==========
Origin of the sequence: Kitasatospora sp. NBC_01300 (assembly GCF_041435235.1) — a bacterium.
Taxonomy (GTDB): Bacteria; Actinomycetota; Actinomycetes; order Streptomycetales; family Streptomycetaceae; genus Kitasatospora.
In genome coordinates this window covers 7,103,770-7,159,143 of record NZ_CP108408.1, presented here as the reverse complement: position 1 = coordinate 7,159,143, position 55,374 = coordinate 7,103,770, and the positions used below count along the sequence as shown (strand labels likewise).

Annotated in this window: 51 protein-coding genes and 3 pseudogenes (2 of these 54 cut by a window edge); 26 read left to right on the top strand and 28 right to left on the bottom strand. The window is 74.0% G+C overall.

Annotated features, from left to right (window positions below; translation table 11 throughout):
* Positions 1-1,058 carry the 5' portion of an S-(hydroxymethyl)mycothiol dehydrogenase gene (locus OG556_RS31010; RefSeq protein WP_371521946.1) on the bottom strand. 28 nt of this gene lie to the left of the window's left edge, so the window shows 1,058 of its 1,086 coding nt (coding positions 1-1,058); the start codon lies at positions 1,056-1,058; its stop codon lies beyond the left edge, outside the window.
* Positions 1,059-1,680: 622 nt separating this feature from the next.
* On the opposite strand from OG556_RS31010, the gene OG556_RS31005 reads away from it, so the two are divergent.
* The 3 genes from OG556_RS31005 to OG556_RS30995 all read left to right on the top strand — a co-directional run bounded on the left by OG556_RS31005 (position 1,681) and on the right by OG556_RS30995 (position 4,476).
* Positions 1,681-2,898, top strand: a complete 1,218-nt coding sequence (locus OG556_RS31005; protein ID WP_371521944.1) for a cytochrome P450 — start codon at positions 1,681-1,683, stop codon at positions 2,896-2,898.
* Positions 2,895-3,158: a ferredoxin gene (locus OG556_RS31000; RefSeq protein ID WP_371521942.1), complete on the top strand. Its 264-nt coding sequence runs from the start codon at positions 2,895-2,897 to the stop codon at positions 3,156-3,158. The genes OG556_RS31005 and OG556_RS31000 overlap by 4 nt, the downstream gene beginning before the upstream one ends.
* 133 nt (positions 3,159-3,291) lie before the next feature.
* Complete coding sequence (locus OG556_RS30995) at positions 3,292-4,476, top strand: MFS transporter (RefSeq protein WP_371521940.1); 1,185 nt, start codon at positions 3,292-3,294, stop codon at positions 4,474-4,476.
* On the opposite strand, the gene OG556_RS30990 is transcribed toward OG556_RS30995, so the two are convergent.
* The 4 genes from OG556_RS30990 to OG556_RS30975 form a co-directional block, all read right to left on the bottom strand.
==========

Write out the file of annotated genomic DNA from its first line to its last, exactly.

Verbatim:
Origin of the sequence: Kitasatospora sp. NBC_01300 (assembly GCF_041435235.1) — a bacterium.
Taxonomy (GTDB): Bacteria; Actinomycetota; Actinomycetes; order Streptomycetales; family Streptomycetaceae; genus Kitasatospora.
In genome coordinates this window covers 7,103,770-7,159,143 of record NZ_CP108408.1, presented here as the reverse complement: position 1 = coordinate 7,159,143, position 55,374 = coordinate 7,103,770, and the positions used below count along the sequence as shown (strand labels likewise).

Annotated in this window: 51 protein-coding genes and 3 pseudogenes (2 of these 54 cut by a window edge); 26 read left to right on the top strand and 28 right to left on the bottom strand. The window is 74.0% G+C overall.

Annotated features, from left to right (window positions below; translation table 11 throughout):
* Positions 1-1,058 carry the 5' portion of an S-(hydroxymethyl)mycothiol dehydrogenase gene (locus OG556_RS31010; RefSeq protein WP_371521946.1) on the bottom strand. 28 nt of this gene lie to the left of the window's left edge, so the window shows 1,058 of its 1,086 coding nt (coding positions 1-1,058); the start codon lies at positions 1,056-1,058; its stop codon lies beyond the left edge, outside the window.
* Positions 1,059-1,680: 622 nt separating this feature from the next.
* On the opposite strand from OG556_RS31010, the gene OG556_RS31005 reads away from it, so the two are divergent.
* The 3 genes from OG556_RS31005 to OG556_RS30995 all read left to right on the top strand — a co-directional run bounded on the left by OG556_RS31005 (position 1,681) and on the right by OG556_RS30995 (position 4,476).
* Positions 1,681-2,898, top strand: a complete 1,218-nt coding sequence (locus OG556_RS31005; protein ID WP_371521944.1) for a cytochrome P450 — start codon at positions 1,681-1,683, stop codon at positions 2,896-2,898.
* Positions 2,895-3,158: a ferredoxin gene (locus OG556_RS31000; RefSeq protein ID WP_371521942.1), complete on the top strand. Its 264-nt coding sequence runs from the start codon at positions 2,895-2,897 to the stop codon at positions 3,156-3,158. The genes OG556_RS31005 and OG556_RS31000 overlap by 4 nt, the downstream gene beginning before the upstream one ends.
* 133 nt (positions 3,159-3,291) lie before the next feature.
* Complete coding sequence (locus OG556_RS30995) at positions 3,292-4,476, top strand: MFS transporter (RefSeq protein WP_371521940.1); 1,185 nt, start codon at positions 3,292-3,294, stop codon at positions 4,474-4,476.
* On the opposite strand, the gene OG556_RS30990 is transcribed toward OG556_RS30995, so the two are convergent.
* The 4 genes from OG556_RS30990 to OG556_RS30975 form a co-directional block, all read right to left on the bottom strand.